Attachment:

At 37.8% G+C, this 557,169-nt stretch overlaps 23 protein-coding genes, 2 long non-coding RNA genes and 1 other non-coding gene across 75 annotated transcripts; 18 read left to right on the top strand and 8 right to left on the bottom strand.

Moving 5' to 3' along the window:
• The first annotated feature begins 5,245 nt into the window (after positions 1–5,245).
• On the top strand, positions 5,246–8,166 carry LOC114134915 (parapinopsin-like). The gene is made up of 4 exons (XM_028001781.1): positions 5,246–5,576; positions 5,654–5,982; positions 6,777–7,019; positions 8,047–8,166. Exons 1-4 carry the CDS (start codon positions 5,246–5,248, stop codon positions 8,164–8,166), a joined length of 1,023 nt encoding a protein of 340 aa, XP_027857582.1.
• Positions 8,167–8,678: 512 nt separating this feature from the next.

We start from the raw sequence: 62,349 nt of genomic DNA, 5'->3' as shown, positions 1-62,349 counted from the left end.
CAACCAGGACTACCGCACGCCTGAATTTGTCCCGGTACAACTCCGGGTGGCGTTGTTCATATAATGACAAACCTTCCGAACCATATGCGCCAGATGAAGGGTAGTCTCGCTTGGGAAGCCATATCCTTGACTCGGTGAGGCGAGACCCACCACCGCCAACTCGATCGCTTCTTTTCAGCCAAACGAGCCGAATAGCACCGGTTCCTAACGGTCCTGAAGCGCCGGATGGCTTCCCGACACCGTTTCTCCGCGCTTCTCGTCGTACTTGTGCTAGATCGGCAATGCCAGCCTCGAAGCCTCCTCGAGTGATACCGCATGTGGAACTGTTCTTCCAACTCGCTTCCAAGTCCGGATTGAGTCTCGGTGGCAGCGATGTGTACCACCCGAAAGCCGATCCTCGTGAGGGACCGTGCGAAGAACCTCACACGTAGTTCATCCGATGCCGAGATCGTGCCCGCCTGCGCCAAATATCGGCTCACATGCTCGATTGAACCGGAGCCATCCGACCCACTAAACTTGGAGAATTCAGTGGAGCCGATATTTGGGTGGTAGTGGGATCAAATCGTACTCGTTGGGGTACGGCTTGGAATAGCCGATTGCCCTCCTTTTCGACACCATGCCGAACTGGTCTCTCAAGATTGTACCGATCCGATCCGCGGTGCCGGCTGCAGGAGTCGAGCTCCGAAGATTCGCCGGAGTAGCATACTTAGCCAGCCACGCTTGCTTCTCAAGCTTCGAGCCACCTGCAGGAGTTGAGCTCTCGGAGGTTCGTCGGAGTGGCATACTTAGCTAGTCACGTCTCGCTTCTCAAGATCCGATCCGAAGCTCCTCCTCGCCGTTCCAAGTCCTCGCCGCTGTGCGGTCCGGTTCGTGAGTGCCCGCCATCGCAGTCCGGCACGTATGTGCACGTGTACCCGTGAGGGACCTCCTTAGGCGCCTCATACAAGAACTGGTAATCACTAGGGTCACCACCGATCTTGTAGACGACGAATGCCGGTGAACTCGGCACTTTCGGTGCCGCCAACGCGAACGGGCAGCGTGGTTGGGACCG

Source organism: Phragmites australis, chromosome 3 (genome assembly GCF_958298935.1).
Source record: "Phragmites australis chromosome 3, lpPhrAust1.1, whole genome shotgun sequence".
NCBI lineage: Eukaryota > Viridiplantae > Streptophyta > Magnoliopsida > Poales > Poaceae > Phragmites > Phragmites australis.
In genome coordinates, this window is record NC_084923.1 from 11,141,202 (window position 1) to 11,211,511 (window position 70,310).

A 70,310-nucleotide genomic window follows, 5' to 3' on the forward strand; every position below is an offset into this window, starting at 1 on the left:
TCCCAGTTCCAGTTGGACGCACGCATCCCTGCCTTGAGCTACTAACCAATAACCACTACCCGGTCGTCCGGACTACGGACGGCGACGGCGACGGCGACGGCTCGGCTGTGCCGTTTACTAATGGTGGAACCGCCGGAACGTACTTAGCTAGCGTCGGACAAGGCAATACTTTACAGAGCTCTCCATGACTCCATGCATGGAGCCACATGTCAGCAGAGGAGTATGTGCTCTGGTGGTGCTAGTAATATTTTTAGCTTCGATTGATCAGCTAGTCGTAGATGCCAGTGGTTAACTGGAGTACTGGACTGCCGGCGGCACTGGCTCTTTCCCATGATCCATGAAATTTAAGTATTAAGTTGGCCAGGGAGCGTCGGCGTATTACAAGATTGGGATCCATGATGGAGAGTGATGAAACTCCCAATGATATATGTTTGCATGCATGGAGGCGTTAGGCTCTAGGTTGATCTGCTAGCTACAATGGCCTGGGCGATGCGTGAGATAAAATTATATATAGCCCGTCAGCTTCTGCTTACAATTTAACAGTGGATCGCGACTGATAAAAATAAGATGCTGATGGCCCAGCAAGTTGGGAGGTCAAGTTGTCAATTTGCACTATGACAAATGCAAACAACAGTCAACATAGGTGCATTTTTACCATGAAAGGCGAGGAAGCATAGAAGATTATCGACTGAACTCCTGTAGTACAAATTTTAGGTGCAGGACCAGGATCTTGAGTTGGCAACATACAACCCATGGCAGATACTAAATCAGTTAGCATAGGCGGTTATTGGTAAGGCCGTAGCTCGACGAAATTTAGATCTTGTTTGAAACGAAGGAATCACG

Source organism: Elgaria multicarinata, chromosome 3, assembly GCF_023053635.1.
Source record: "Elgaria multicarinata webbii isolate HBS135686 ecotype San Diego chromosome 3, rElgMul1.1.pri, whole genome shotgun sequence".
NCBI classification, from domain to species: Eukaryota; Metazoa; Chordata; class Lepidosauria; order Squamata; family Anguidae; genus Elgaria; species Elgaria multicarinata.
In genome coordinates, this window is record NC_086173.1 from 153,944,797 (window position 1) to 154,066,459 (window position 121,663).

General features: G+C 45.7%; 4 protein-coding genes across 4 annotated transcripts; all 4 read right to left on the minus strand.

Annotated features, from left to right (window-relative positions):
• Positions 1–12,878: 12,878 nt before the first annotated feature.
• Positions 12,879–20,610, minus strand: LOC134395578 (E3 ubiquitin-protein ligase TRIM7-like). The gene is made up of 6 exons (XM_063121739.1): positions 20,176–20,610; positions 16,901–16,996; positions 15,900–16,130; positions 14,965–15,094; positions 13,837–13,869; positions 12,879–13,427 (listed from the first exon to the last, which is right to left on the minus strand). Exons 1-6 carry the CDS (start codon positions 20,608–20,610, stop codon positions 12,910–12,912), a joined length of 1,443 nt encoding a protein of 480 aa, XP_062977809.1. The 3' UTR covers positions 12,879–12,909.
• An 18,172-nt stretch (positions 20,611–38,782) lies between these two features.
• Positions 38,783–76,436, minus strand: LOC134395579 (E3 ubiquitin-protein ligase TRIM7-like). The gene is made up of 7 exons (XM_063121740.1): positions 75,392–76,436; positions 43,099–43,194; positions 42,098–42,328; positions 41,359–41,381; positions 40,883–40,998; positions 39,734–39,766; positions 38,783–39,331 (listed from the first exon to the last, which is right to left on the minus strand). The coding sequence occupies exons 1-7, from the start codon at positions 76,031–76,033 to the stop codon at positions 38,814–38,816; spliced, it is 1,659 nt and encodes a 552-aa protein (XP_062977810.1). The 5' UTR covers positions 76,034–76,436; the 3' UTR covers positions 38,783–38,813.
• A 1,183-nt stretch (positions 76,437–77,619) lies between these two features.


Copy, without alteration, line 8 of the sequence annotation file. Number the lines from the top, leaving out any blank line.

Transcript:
Source organism: Phragmites australis, chromosome 3 (genome assembly GCF_958298935.1).